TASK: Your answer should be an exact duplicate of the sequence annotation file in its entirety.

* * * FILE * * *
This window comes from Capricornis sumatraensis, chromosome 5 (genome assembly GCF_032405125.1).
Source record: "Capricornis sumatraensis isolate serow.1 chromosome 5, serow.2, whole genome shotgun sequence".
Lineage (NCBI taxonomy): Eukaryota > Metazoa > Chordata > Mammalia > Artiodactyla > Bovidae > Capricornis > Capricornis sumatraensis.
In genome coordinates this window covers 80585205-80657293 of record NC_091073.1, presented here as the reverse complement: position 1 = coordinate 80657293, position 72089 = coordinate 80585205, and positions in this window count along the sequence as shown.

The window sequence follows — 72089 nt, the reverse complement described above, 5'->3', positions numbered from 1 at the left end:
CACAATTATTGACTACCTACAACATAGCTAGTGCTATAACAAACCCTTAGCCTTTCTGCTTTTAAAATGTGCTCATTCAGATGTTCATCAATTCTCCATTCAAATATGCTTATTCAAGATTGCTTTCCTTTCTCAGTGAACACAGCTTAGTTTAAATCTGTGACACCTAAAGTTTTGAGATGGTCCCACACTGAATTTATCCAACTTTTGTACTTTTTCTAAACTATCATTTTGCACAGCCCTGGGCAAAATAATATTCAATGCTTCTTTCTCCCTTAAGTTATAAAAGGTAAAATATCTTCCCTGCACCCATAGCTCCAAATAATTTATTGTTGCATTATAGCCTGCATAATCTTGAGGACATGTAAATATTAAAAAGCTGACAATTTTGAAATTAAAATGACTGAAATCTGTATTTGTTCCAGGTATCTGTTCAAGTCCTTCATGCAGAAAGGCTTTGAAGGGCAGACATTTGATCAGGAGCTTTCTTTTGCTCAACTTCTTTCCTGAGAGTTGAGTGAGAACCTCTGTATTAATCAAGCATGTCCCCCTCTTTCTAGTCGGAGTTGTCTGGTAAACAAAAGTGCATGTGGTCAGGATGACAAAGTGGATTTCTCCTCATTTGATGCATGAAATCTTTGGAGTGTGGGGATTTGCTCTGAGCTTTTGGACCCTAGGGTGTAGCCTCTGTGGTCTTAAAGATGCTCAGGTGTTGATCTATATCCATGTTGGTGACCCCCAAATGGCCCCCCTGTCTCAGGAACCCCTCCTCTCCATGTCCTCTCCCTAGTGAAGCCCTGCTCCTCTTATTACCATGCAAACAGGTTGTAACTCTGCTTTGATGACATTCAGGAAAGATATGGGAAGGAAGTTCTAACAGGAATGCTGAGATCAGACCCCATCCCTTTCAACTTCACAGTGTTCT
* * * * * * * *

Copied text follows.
This window comes from Capricornis sumatraensis, chromosome 5 (genome assembly GCF_032405125.1).
Source record: "Capricornis sumatraensis isolate serow.1 chromosome 5, serow.2, whole genome shotgun sequence".
Lineage (NCBI taxonomy): Eukaryota > Metazoa > Chordata > Mammalia > Artiodactyla > Bovidae > Capricornis > Capricornis sumatraensis.
In genome coordinates this window covers 80585205-80657293 of record NC_091073.1, presented here as the reverse complement: position 1 = coordinate 80657293, position 72089 = coordinate 80585205, and positions in this window count along the sequence as shown.

The window sequence follows — 72089 nt, the reverse complement described above, 5'->3', positions numbered from 1 at the left end:
CACAATTATTGACTACCTACAACATAGCTAGTGCTATAACAAACCCTTAGCCTTTCTGCTTTTAAAATGTGCTCATTCAGATGTTCATCAATTCTCCATTCAAATATGCTTATTCAAGATTGCTTTCCTTTCTCAGTGAACACAGCTTAGTTTAAATCTGTGACACCTAAAGTTTTGAGATGGTCCCACACTGAATTTATCCAACTTTTGTACTTTTTCTAAACTATCATTTTGCACAGCCCTGGGCAAAATAATATTCAATGCTTCTTTCTCCCTTAAGTTATAAAAGGTAAAATATCTTCCCTGCACCCATAGCTCCAAATAATTTATTGTTGCATTATAGCCTGCATAATCTTGAGGACATGTAAATATTAAAAAGCTGACAATTTTGAAATTAAAATGACTGAAATCTGTATTTGTTCCAGGTATCTGTTCAAGTCCTTCATGCAGAAAGGCTTTGAAGGGCAGACATTTGATCAGGAGCTTTCTTTTGCTCAACTTCTTTCCTGAGAGTTGAGTGAGAACCTCTGTATTAATCAAGCATGTCCCCCTCTTTCTAGTCGGAGTTGTCTGGTAAACAAAAGTGCATGTGGTCAGGATGACAAAGTGGATTTCTCCTCATTTGATGCATGAAATCTTTGGAGTGTGGGGATTTGCTCTGAGCTTTTGGACCCTAGGGTGTAGCCTCTGTGGTCTTAAAGATGCTCAGGTGTTGATCTATATCCATGTTGGTGACCCCCAAATGGCCCCCCTGTCTCAGGAACCCCTCCTCTCCATGTCCTCTCCCTAGTGAAGCCCTGCTCCTCTTATTACCATGCAAACAGGTTGTAACTCTGCTTTGATGACATTCAGGAAAGATATGGGAAGGAAGTTCTAACAGGAATGCTGAGATCAGACCCCATCCCTTTCAACTTCACAGTGTTCT